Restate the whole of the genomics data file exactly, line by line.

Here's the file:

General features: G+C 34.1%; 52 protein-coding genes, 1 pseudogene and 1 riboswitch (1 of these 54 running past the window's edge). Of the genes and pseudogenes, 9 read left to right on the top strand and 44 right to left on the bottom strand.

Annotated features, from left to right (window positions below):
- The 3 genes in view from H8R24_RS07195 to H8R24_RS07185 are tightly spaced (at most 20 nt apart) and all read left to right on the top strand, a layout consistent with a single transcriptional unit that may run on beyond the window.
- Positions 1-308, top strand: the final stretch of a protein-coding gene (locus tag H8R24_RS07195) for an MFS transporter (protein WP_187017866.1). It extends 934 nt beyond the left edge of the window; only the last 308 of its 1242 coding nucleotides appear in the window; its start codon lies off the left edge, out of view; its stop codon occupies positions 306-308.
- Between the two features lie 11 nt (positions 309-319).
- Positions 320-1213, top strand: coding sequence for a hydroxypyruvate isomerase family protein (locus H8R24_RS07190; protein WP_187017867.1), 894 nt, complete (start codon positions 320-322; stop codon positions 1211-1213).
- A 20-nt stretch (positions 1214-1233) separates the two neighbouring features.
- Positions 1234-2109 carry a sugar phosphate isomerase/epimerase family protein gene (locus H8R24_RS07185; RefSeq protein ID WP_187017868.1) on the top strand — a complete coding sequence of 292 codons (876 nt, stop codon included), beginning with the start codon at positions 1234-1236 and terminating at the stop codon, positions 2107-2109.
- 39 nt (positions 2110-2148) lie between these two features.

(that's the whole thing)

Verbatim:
General features: G+C 34.1%; 52 protein-coding genes, 1 pseudogene and 1 riboswitch (1 of these 54 running past the window's edge). Of the genes and pseudogenes, 9 read left to right on the top strand and 44 right to left on the bottom strand.

Annotated features, from left to right (window positions below):
- The 3 genes in view from H8R24_RS07195 to H8R24_RS07185 are tightly spaced (at most 20 nt apart) and all read left to right on the top strand, a layout consistent with a single transcriptional unit that may run on beyond the window.
- Positions 1-308, top strand: the final stretch of a protein-coding gene (locus tag H8R24_RS07195) for an MFS transporter (protein WP_187017866.1). It extends 934 nt beyond the left edge of the window; only the last 308 of its 1242 coding nucleotides appear in the window; its start codon lies off the left edge, out of view; its stop codon occupies positions 306-308.
- Between the two features lie 11 nt (positions 309-319).
- Positions 320-1213, top strand: coding sequence for a hydroxypyruvate isomerase family protein (locus H8R24_RS07190; protein WP_187017867.1), 894 nt, complete (start codon positions 320-322; stop codon positions 1211-1213).
- A 20-nt stretch (positions 1214-1233) separates the two neighbouring features.
- Positions 1234-2109 carry a sugar phosphate isomerase/epimerase family protein gene (locus H8R24_RS07185; RefSeq protein ID WP_187017868.1) on the top strand — a complete coding sequence of 292 codons (876 nt, stop codon included), beginning with the start codon at positions 1234-1236 and terminating at the stop codon, positions 2107-2109.
- 39 nt (positions 2110-2148) lie between these two features.